Malcolm James Kildale was born on November 18, 1913 in Brooklyn. His father, Malcolm B. Kildale, was born in 1891 in NYC of Scottish ancestry. His mother, Helen W. Molloy, was born in 1893 in Rhode Island, of Irish ancestry. His parents met in Brooklyn, where they married on December 29, 1912. They had two children. He was the first born. His younger brother, Thomas Molloy Kildale, was born on February 2, 1922. The father worked as a shipping clerk and the mother worked as a sales clerk at the same Brooklyn department store. The family lived at 22 Hausman Street in Brooklyn.
In 1924 the family moved to 609 Kosciusko Street in Brooklyn, where the father worked as a chauffeur.
In 1927 he began to attend Commercial High School in Brooklyn, which was one of the best public schools in NYC. He studied drawing with Nathaniel Pasternak (1879-1949), a Brooklynite of Austrian ancestry, who was certified to teach Mechanical Drawing. Four years earlier Walter Baumhofer (1904-1987) had been a pupil of this same teacher. That artist later recounted, "Pasternak told me I could draw if I tried. He was right. His encouragement opened up a new world for me. I sometimes wonder what I'd be doing if I hadn't been given this early encouragement."
In 1928 the family moved to Queens, NY, where they lived at 381 Fresh Pond Road.
In 1931 he completed the Eleventh Grade at Commercial High School, after which he entered the workforce as a clerk.
In the evenings he studied art for two years at The School of Art, Commercial Illustration Studies Department, atop the Flatiron Building at 175 Fifth Avenue and 23rd Street, where he studied with Samuel Kay Roller (1883-1979), an illustrator of children's books. One of the school's guest lecturers at that time was the artist Marshall Frantz.
On August 28, 1937 Malcolm Kildale married in Queens Civil Court. His wife was named Catherine. She was born in 1913 in NYC. She had completed the tenth grade in a Queens high school, after which she entered the workforce as as a clerk. They moved to 61-04 Linden Street in Ridgewood, Queens, NY.
In 1937 he illustrated Magic In The Bake Shop by Randolph C. Wilson, which was published by the WPA Art Program.
In 1939 he drew Speed Centaur for Centaur Comics, which was located at 11 West 42nd Street. Some of the other artists working for this same early golden age comic book publisher included William Merle Allison, James M. Wilcox, Harry L. Parkhurst, Jack W. Warren, Terry Gilkison, Howard L. Hastings, and Fred Guardineer.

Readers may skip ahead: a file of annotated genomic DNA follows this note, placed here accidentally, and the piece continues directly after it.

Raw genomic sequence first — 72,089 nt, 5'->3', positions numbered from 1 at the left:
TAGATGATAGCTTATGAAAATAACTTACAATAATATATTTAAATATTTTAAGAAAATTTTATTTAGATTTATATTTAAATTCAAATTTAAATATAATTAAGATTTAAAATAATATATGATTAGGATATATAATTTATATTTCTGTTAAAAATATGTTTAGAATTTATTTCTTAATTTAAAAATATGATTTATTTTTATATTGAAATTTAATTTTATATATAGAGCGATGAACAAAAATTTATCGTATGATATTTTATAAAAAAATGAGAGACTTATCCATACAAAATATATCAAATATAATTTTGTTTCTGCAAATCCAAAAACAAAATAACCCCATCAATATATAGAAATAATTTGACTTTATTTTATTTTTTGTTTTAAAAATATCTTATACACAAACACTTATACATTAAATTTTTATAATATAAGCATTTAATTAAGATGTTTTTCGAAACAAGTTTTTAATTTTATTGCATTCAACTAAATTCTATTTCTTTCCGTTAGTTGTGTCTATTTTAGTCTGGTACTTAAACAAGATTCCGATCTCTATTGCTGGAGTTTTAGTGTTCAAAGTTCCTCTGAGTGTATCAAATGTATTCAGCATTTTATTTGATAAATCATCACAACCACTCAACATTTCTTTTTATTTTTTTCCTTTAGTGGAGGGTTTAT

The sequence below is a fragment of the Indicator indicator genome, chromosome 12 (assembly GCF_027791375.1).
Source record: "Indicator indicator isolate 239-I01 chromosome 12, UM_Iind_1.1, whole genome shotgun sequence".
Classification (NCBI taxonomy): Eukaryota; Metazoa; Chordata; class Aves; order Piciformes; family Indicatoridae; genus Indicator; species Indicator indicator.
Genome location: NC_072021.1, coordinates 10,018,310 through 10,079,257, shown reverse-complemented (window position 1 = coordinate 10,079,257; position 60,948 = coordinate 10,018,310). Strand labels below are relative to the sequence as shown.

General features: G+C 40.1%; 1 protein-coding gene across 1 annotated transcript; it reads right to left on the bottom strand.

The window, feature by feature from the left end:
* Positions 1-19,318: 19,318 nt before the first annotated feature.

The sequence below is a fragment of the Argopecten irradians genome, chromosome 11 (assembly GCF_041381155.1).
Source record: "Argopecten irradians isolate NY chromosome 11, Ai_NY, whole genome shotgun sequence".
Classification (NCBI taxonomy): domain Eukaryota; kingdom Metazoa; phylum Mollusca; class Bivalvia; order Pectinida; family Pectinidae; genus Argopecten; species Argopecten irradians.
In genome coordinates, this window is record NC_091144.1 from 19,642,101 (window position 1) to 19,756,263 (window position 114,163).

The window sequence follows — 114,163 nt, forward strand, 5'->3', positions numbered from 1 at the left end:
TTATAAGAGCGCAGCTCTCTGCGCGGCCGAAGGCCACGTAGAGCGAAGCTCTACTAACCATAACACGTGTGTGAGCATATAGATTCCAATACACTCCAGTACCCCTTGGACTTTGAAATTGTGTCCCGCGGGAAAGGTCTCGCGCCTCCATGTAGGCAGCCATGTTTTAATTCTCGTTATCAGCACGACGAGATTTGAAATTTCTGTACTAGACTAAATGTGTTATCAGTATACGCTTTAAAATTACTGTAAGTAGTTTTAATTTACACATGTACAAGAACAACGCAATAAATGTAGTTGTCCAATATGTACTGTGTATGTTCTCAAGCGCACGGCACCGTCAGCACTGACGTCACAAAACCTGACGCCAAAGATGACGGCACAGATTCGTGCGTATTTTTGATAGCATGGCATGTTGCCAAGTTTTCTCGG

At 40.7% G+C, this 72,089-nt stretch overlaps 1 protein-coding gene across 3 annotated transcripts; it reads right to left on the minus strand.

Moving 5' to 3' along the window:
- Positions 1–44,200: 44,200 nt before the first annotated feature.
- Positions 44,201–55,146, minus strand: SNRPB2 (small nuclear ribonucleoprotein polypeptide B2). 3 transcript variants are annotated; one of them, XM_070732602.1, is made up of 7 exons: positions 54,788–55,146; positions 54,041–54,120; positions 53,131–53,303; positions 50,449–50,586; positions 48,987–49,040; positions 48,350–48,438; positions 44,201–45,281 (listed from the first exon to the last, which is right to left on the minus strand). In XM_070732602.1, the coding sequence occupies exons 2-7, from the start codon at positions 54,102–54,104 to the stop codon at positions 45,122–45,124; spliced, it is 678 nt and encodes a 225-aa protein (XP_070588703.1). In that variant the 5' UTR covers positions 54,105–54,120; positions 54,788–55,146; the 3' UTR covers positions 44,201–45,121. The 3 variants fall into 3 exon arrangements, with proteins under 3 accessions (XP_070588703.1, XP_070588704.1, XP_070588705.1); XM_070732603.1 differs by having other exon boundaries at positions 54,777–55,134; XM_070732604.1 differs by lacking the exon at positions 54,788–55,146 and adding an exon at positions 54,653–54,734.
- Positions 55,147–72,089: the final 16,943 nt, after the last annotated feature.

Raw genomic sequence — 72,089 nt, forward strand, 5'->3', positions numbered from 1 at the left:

In 1940 he was listed as a "Freelance Artist" who worked in "Comic Strips."
In 1941 he worked as an art director at Classics Comics. The roster of artists working for this eventually included Henry C. Kiefer, Lou Cameron, Roy Krenkel, and Norman Saunders.
By 1942 he and his wife had moved to 87-76 160th Street in Jamaica, Queens, NY, which is only a few blocks away from his parent's home. His son Thomas Molloy Kildale was born on April 27, 1942. He was named after the artist's younger brother.
During WWII Malcolm Kildale registered with the draft and began to serve in the Navy on April of 1943. He served as a Petty Officer in the Seabees, where he worked as a draughtsman engineer.
His younger brother joined the U.S. Marine Corps and served in the South Pacific. He fought on Guadalcanal, Tulagi, and Bougainville in the Solomon Islands. Both brothers were honorably discharged in 1945.
After the war Malcolm Kildale resumed his art career in NYC. He drew interior story illustrations for pulp magazines produced by Trojan Publications, under the art director Adolphe Barreaux. His work appeared in Private Detective Stories, Leading Western and Fighting Western.
In 1949 he moved to Long Island and lived in Farmingdale, NY. On November 9, 1950 his daughter Margareth W. Kildale was born.
In 1952 he illustrated two humorous books, A Duck Hunter's Diary and A Fisherman's Diary, which were both written by William Heintz and published by the Sportsman's Press.
By 1954 the family had moved to 4817 Randolph Road in Silver Spring, Maryland. This was a suburb of Washington, D.C., where he had been hiref to work in public relations for a variety of lobbyists.
In 1961 he became Art Director of the newly revived national weekly newspaper, The World, which was published in Washington, D.C.
In 1966 the Long Island Lighting Company announced plans to construct nuclear power plants in two Long island towns, Shoreham and Lloyd Neck. In response to the well-documented danger of atomic energy the artist formed Fact Finders, an anti-nuclear congressional lobby. On October 20, 1967 he staged a picket line of Long Island housewives with protest signs outside the White House to raise media awareness. Each woman carried a duck on a leash along with a protest sign, such as one saying "Long Island Ducks. Roasted YES! Radioactive NO!" The event was reported in the Long Island newspaper Newsday.
According to a biographical profile, the artist's hobby, "which no once can quite understand, is going treasure hunting in old bookstores. He hunts most diligently for old and rare books that have to do with early New York history of Peter Stuyvesant and the Colonial days. He knows it as New Amsterdam, when it was only a little village of about 3,000 people. He also picks up everything he can find on pirates, authentic ones, that roamed the seas in the 15th and 16th centuries."
Malcolm Kildale died on Long Island in Farmingdale, NY, at the age of fifty-seven on December 14, 1970.
© David Saunders 2013